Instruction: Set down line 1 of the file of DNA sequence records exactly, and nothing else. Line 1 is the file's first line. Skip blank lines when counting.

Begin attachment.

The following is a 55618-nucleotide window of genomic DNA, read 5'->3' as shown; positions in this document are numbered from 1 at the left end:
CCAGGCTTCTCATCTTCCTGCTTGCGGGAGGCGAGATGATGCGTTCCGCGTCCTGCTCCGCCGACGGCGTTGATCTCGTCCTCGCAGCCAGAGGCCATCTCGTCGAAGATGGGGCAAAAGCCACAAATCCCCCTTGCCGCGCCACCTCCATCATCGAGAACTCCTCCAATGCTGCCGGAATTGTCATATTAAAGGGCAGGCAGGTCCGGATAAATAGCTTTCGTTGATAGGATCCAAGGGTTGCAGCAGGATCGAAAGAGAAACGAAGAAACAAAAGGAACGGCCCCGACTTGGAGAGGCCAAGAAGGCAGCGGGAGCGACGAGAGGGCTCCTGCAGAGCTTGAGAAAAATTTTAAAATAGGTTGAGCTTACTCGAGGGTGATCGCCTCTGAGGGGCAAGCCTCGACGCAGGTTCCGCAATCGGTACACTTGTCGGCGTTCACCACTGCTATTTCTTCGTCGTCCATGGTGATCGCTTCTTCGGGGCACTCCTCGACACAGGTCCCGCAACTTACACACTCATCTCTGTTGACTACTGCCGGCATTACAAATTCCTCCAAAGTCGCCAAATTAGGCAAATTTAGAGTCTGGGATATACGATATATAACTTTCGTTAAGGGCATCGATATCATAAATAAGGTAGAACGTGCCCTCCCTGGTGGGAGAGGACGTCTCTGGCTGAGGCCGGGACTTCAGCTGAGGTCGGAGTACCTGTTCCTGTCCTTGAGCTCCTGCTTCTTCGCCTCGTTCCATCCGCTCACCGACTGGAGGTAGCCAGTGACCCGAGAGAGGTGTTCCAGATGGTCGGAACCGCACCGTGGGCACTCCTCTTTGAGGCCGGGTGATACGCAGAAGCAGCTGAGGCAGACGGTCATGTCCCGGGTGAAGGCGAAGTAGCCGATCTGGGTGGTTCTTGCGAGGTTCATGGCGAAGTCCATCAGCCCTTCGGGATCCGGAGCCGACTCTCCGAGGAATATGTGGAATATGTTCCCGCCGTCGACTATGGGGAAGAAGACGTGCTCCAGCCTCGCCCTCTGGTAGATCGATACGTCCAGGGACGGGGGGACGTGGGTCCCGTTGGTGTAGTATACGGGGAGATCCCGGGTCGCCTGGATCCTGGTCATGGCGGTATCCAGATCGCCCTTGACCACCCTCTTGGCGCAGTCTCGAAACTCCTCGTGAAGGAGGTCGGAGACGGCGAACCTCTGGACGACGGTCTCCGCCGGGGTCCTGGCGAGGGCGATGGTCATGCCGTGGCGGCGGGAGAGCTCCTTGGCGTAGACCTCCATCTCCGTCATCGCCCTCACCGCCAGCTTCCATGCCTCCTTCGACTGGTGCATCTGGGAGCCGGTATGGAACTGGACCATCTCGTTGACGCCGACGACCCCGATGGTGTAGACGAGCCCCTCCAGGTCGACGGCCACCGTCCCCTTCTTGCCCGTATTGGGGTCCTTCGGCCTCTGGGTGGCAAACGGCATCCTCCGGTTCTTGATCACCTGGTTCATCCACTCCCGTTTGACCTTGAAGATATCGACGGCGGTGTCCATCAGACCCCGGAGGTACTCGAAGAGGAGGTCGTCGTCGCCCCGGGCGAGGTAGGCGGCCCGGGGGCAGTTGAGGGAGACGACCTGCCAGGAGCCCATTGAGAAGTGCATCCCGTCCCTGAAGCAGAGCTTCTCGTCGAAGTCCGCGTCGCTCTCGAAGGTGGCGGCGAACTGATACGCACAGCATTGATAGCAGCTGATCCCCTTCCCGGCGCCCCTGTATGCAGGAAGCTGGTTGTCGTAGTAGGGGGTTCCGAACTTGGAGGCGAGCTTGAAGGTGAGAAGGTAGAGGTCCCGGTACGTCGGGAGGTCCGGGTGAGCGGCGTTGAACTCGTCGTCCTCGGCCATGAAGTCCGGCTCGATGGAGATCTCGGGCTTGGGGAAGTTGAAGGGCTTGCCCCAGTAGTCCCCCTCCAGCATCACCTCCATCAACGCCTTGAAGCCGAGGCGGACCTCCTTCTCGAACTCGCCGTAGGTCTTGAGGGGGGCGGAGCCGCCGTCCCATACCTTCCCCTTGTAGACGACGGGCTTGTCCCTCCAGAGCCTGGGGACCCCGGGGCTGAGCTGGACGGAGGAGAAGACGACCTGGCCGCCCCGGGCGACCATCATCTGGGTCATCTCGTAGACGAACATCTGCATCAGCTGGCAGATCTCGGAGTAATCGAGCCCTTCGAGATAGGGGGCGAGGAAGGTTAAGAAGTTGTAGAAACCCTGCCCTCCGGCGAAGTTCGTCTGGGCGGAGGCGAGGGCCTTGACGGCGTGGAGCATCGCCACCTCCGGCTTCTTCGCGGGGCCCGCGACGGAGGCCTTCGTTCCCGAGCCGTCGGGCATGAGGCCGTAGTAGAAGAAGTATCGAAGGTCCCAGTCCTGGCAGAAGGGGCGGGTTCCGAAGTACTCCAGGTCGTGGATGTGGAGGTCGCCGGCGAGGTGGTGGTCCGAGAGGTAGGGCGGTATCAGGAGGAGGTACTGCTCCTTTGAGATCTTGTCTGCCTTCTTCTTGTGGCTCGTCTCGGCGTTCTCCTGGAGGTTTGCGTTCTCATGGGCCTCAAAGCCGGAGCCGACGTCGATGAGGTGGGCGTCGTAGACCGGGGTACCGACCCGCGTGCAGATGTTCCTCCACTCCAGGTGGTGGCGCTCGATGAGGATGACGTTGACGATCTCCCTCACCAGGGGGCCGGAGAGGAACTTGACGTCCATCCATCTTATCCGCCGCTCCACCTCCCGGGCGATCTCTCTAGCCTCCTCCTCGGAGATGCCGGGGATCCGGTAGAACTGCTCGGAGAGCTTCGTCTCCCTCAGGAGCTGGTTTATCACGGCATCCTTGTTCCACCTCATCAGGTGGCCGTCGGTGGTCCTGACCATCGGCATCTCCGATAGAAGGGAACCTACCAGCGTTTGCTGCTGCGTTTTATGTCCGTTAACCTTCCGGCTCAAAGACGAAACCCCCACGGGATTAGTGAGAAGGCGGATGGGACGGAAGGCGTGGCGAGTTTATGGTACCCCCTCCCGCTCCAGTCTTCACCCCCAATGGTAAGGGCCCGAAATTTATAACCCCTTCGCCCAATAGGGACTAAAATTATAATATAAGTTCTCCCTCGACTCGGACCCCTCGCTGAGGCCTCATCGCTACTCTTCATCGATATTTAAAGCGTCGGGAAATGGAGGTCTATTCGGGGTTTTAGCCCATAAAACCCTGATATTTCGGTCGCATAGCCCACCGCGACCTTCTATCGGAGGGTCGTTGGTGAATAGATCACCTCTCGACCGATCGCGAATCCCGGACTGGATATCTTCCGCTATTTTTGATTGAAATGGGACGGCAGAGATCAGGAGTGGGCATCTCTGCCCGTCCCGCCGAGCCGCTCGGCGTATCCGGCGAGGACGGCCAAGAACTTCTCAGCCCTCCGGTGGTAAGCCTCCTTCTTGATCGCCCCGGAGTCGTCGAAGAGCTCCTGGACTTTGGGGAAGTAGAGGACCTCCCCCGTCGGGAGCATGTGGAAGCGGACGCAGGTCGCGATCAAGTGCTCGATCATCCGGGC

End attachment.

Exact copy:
The following is a 55618-nucleotide window of genomic DNA, read 5'->3' as shown; positions in this document are numbered from 1 at the left end: